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Katja Hall: Of course, there is a trade-off between a simple metric figure, which would be easy to compare across organisations but would risk being meaningless if taken out of context, and a more descriptive or narrative form of reporting that might be more meaningful, but would not be as easy to compare. Where the CBI and most of our members come from on this issue is about what we need to do. Of course we need to encourage greater transparency, and of course companies need to have some idea of where they are in order to know where they want to get to, but where we would like to start is by finding out what works. I do not think that we have a clear idea at the moment about what companies are doing out there, and about what they find works and delivers progress. We know of companies that monitored for years and years and made very little progress, but then they introduced staff surveys and tracked the satisfaction rates of different groups of employees, which has enabled them to make real progress. For them, that has been a much more meaningful way of reportingor whatever you want to call it.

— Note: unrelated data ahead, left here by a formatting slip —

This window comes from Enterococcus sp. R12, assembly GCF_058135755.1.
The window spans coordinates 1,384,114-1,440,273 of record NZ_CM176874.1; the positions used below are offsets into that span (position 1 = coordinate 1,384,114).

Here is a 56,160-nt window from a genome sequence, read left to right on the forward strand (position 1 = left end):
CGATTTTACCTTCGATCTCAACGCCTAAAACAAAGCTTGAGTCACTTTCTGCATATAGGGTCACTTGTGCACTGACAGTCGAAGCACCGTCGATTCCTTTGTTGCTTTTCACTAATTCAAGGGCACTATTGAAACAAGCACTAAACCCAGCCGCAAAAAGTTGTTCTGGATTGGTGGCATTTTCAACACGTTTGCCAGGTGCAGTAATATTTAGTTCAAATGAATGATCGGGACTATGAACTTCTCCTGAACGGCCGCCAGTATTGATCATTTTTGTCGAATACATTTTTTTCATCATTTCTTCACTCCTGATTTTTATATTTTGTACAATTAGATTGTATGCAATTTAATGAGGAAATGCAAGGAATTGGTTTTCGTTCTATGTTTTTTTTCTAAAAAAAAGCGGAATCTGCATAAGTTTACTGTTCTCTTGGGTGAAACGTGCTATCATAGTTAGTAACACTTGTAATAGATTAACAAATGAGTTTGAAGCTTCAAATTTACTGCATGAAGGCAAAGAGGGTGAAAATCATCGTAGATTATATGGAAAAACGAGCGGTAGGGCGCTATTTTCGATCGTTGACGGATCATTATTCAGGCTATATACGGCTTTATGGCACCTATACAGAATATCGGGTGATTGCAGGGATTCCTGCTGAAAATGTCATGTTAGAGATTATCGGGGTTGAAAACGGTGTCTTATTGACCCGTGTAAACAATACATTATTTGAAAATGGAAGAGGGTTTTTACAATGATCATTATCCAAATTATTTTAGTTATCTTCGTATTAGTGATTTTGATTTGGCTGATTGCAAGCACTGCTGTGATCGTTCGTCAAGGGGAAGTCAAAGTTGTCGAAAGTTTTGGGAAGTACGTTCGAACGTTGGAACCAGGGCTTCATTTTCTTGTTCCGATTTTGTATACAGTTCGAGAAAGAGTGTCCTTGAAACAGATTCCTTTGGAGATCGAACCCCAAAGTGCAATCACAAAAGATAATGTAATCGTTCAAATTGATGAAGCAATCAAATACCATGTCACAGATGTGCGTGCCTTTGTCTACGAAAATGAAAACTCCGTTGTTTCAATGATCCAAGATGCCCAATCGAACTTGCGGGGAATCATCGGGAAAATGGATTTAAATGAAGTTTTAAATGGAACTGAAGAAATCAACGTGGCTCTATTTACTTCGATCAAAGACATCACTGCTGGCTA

In the first instance, we would like to find out what works and what does not. We would see usthe CBIas having a role in gathering that information. On that basis, we think that there could be merit in developing, in a sense, a basket of indicators that companies could pick and choose from when it comes to transparency. That might be an equal pay figure, but it might be such things as female levels of participation, participation of women at different levels within the organisation, take-up of flexible working and possibly even child carethere is a range of indicators. What works in one company and is meaningful in one company would not necessarily be meaningful in another company. However, if companies first find out what works, then we spread that message of good practice and, thirdly, give employers the tools from which to pick and choose, we think that real progress could be made.